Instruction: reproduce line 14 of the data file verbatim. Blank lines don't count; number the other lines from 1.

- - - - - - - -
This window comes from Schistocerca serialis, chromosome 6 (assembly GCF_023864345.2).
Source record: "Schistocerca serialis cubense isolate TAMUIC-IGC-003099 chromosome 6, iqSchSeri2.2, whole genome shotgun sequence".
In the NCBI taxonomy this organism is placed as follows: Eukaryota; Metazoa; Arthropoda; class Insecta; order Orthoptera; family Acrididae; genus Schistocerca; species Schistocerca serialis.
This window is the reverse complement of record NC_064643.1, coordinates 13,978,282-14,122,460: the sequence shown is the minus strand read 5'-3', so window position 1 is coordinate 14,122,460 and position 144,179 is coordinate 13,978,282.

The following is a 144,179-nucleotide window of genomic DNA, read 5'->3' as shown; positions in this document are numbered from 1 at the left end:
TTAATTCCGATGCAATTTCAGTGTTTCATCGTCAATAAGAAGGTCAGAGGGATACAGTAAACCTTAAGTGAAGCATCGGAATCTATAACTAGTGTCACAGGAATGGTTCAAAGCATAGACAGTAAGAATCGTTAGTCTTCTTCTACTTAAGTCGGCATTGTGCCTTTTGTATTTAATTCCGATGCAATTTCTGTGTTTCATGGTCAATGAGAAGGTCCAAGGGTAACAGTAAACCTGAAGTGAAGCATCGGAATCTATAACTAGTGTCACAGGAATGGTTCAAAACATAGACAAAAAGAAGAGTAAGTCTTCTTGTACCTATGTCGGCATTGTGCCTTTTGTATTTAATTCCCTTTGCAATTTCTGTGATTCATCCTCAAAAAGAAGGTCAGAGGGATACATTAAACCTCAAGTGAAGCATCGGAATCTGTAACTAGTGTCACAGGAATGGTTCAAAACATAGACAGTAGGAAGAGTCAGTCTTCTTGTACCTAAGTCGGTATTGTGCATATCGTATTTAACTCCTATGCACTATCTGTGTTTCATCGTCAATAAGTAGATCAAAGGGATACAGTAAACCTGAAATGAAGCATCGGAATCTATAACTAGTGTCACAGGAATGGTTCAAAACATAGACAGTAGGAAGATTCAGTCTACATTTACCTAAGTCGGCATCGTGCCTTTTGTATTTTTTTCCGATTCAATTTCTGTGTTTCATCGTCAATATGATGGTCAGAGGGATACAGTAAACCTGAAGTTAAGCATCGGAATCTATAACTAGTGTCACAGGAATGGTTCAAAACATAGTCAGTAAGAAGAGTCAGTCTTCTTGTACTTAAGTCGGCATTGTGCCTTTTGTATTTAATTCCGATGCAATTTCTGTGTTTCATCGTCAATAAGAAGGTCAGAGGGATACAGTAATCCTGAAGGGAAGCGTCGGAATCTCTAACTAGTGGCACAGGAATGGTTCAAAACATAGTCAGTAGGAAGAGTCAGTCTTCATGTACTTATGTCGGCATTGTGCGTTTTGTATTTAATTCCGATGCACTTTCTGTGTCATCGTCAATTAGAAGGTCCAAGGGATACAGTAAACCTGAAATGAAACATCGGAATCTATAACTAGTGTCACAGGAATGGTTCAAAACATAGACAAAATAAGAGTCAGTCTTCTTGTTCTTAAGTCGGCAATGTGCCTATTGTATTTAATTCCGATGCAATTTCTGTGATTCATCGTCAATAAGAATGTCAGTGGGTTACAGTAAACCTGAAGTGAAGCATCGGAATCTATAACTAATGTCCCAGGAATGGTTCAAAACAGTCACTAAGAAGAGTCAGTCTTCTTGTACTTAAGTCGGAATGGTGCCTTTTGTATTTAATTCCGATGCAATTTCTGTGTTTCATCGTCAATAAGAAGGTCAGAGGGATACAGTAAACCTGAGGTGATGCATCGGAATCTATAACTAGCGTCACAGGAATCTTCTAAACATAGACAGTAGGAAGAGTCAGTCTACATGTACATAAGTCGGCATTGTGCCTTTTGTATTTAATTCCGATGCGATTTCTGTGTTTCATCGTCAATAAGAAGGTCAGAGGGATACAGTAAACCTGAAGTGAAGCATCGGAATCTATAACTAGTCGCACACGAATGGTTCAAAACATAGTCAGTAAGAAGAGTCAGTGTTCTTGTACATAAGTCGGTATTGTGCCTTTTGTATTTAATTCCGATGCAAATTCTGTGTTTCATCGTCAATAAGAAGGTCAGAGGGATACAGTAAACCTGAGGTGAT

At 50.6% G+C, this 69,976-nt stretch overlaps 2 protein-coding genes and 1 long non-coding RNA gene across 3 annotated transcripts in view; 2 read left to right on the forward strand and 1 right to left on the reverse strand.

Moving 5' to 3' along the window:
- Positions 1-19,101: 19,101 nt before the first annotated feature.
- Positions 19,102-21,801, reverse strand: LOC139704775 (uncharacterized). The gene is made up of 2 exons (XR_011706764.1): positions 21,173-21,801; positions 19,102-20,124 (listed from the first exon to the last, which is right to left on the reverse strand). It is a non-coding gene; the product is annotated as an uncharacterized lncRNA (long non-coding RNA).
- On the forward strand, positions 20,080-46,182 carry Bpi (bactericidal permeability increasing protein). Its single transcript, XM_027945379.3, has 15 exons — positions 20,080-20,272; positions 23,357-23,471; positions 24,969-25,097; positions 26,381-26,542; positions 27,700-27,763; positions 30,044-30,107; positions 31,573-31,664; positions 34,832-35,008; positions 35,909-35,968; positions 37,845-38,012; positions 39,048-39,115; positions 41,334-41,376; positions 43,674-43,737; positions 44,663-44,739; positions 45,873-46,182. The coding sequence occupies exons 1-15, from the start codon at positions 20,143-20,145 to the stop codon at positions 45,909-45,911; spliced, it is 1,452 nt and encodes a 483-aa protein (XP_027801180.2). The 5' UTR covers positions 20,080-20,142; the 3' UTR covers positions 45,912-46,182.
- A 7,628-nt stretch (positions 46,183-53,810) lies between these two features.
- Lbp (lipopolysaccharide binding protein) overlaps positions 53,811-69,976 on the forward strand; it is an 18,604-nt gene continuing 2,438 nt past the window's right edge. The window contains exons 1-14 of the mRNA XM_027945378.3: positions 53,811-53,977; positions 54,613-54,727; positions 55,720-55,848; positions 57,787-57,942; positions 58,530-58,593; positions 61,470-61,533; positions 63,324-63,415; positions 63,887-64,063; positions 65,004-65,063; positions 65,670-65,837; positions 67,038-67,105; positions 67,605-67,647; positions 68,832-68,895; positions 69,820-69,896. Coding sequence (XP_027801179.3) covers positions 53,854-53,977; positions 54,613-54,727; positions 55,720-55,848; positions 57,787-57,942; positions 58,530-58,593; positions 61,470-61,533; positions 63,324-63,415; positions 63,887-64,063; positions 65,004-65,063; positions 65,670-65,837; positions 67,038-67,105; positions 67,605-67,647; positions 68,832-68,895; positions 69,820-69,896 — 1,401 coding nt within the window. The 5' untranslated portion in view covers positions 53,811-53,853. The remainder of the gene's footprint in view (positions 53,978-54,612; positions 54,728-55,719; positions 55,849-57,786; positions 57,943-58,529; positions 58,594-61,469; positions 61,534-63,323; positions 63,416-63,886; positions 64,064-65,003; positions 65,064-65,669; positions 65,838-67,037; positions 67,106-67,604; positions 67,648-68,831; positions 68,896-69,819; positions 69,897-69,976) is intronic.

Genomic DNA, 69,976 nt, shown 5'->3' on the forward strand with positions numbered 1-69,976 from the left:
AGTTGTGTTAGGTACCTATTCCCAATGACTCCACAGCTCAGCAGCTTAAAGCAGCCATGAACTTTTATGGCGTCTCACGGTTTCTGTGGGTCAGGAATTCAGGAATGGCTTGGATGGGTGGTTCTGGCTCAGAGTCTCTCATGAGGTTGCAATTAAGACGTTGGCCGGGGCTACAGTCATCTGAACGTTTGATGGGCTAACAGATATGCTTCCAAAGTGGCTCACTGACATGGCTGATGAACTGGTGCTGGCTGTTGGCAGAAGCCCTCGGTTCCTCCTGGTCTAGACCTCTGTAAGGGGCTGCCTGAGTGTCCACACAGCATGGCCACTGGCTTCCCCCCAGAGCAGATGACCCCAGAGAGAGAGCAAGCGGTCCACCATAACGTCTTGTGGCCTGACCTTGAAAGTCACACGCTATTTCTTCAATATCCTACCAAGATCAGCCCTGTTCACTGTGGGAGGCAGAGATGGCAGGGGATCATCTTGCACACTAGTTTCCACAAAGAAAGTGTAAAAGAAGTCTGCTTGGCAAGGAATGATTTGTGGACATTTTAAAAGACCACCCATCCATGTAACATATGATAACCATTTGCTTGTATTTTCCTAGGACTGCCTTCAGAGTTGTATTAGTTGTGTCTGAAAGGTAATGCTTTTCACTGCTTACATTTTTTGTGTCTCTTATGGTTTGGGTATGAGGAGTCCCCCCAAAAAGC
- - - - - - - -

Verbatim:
Genomic DNA, 69,976 nt, shown 5'->3' on the forward strand with positions numbered 1-69,976 from the left: